A weighty public sector has helped to protect Northern Ireland from the worst effects of a UK retail shake-up which has seen major recent casualties, commercial property experts Colliers International, which has a key regional office in Belfast, said today (Wednesday 27th June 2018).
However, it also warned that retail property transactions which had been relatively strong in the latter half of 2017, had slowed considerably since January, caused in part by continued uncertainty around Brexit in an increasingly dynamic retail environment and the lack of a functioning local executive.
In its annual Midsummer Retail Review, to be published on Friday, Colliers said Northern Ireland’s retail landscape was changing fast and that the outlook was becoming more difficult to predict in a market where Company Voluntary Arrangements (CVAs) were increasingly being used.
CVAs help troubled retailers to stay in business by allowing them to negotiate lower rents or other concessions. However, their use has been criticised for creating less transparency in the market.
“Since January 2018, there has been limited transactional activity and perhaps further investment will be based on the reformation of the Northern Ireland Executive and signs of certainty following Brexit,” Jonathan Millar, Head of Colliers International in Belfast, said.
“The public sector is certainly one of the less volatile parts of the economy and is a highly relevant factor when looking at a location’s ability to withstand turbulence in the retail market.”
In Belfast alone, around a third of employment is linked to public sector activity, significantly higher than the UK average of 25 percent and 21 percent in London.
Millar also said that while it was positive that Northern Ireland had kept itself clear of the House of Fraser and M&S store closure lists, with the latter adding stores in two new locations, challenges – including the growth of internet sales – remained.
Out-of-town retail interest remains strong, Colliers said, with a steady flow of new openings led by Lidl NI, The Range, Home Bargains and EZ Living supporting regional activity, while in Belfast, transactions in the leisure, food and retail sector continue apace.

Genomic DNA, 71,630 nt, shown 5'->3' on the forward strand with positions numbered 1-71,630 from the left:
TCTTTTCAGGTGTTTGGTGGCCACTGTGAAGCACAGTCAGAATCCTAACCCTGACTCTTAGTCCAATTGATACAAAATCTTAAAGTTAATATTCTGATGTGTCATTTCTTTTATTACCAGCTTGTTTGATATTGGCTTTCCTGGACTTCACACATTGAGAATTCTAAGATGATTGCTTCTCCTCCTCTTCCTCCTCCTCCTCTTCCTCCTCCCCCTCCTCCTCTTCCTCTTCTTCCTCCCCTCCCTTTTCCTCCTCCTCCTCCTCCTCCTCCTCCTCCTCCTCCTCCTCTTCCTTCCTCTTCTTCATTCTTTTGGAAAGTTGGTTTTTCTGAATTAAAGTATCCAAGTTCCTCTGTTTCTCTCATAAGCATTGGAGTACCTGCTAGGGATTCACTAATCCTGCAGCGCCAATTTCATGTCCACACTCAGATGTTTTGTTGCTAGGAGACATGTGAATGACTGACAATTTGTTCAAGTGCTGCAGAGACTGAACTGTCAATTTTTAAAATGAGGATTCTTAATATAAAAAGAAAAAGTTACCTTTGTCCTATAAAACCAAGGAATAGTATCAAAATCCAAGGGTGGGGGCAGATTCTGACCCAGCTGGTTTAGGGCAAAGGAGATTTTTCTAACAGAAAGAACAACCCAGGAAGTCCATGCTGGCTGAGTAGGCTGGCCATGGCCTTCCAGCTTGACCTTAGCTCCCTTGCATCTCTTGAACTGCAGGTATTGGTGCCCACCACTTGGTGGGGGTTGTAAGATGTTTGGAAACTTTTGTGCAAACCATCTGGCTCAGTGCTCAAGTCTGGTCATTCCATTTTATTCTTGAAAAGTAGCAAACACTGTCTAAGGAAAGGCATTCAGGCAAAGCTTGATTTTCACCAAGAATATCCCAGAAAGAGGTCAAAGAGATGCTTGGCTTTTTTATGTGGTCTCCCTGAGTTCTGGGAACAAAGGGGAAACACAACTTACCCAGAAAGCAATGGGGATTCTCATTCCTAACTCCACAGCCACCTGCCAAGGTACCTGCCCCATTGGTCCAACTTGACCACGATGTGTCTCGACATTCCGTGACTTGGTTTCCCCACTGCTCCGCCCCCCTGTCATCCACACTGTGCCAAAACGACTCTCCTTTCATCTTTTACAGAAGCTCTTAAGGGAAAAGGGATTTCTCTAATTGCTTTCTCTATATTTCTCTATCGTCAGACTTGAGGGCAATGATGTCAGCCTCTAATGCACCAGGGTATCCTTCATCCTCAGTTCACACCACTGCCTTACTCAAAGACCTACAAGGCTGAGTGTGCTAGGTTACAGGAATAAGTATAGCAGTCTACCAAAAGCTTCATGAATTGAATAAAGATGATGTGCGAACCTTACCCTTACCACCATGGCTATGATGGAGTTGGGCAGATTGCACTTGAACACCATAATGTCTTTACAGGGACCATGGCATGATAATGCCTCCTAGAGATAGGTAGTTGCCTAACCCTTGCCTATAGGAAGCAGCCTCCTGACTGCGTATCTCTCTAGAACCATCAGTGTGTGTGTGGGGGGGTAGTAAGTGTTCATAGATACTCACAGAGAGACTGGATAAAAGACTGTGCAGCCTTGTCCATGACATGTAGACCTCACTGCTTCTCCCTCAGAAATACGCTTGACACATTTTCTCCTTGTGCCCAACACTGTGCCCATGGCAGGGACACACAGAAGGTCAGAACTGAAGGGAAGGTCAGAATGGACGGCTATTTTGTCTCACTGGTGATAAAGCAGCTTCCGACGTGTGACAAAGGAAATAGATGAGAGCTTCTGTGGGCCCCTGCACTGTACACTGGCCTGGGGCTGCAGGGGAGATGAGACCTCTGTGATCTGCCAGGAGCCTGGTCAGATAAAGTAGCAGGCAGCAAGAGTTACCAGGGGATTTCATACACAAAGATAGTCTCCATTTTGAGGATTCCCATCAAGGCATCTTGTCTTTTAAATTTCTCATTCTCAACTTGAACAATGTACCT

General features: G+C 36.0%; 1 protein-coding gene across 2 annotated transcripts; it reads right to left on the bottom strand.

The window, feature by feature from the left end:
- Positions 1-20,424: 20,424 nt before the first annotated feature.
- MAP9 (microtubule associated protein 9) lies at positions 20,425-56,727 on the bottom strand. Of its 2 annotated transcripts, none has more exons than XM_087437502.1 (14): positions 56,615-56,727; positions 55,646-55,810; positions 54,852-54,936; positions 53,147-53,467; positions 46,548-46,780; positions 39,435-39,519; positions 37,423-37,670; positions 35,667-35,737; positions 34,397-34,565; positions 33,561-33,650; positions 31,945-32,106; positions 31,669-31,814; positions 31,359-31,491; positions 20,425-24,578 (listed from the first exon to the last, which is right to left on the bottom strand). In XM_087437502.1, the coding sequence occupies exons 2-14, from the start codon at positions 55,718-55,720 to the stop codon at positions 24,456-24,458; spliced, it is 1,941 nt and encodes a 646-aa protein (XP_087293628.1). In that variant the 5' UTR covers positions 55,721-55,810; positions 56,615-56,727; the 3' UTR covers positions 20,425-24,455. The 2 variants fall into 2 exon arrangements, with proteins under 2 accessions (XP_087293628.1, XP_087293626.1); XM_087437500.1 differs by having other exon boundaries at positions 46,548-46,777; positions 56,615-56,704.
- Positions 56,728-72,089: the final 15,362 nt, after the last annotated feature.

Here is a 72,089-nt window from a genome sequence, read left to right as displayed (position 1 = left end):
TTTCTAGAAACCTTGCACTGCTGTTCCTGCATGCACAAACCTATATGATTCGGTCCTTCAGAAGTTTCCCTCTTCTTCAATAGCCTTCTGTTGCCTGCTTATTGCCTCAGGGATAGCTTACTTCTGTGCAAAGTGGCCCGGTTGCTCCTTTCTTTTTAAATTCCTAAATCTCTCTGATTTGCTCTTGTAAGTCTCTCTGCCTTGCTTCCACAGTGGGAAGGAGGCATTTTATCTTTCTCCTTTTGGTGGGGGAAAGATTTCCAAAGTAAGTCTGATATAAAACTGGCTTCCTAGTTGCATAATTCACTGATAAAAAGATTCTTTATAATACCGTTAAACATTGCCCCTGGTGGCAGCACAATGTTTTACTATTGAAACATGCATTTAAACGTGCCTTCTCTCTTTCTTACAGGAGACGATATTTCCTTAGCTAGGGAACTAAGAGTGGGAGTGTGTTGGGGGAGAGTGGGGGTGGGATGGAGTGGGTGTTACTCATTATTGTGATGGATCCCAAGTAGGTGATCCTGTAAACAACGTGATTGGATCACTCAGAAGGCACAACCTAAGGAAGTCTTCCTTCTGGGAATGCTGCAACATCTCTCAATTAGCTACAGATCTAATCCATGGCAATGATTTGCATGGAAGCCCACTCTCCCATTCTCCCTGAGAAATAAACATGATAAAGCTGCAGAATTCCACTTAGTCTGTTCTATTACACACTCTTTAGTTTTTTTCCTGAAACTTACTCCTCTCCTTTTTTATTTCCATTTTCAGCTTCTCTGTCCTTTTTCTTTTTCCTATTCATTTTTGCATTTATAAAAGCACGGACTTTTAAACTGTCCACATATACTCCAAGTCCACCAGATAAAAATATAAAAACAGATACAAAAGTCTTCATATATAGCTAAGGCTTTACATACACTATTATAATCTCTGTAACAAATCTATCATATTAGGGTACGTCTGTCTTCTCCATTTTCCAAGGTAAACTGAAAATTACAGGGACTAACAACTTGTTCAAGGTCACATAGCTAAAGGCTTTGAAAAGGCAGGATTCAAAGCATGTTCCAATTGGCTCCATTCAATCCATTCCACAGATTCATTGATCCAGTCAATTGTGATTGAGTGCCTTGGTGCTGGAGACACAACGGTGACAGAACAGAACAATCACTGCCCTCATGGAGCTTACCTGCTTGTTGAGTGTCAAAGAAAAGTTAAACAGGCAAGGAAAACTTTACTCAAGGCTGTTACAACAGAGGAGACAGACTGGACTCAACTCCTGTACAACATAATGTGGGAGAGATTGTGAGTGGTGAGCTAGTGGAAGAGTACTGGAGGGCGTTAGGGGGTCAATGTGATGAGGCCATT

Colliers said that in the last 12 months, around £340 million worth of real estate was traded in Northern Ireland and that retail, through 28 transactions, accounted for around 70% of investments made.
“Retail is evolving at a rapid rate and those quick enough to adapt will see satisfactory financial results,” Millar said.
Looking forward, Colliers said major changes needed to be made to secure the retail sector’s future growth in the face of online challenges to maintain its relevance and dynamism and it has put forward a detailed five-point plan designed to help revive its fortunes.
Its five-point plan includes the introduction of standard five-year leases, rent payments based on turnover, mutually-agreed breakout clauses which are based on turnover thresholds and the use of more incentives including rent-free periods.
Colliers also said retailers could be supported more with a ‘white box’ approach to fit-outs, where a basic unit is made available to help minimise initial costs.
“The five-point plan is aimed at helping retailers access viable trading space, while at the same time enabling retailers, landlords and investors to find occupiers for the rising number of empty units across our towns and cities,” Jonathan Millar said.
Colliers’ Retail Agency Director, Dan Simms, added: “We understand the inordinate pressures that retailers are currently facing as long-term structural changes to the retail market play out. But retailers, landlords and investors face equal challenges and the way forward has to be an equitable approach which respects the situations of both.
“The property industry now needs to think about a radical reshaping of the lease model, to support these retailers and we believe these proposals present a workable solution.”
Colliers International will publish its annual Midsummer Retail Report on Friday 29th June 2018.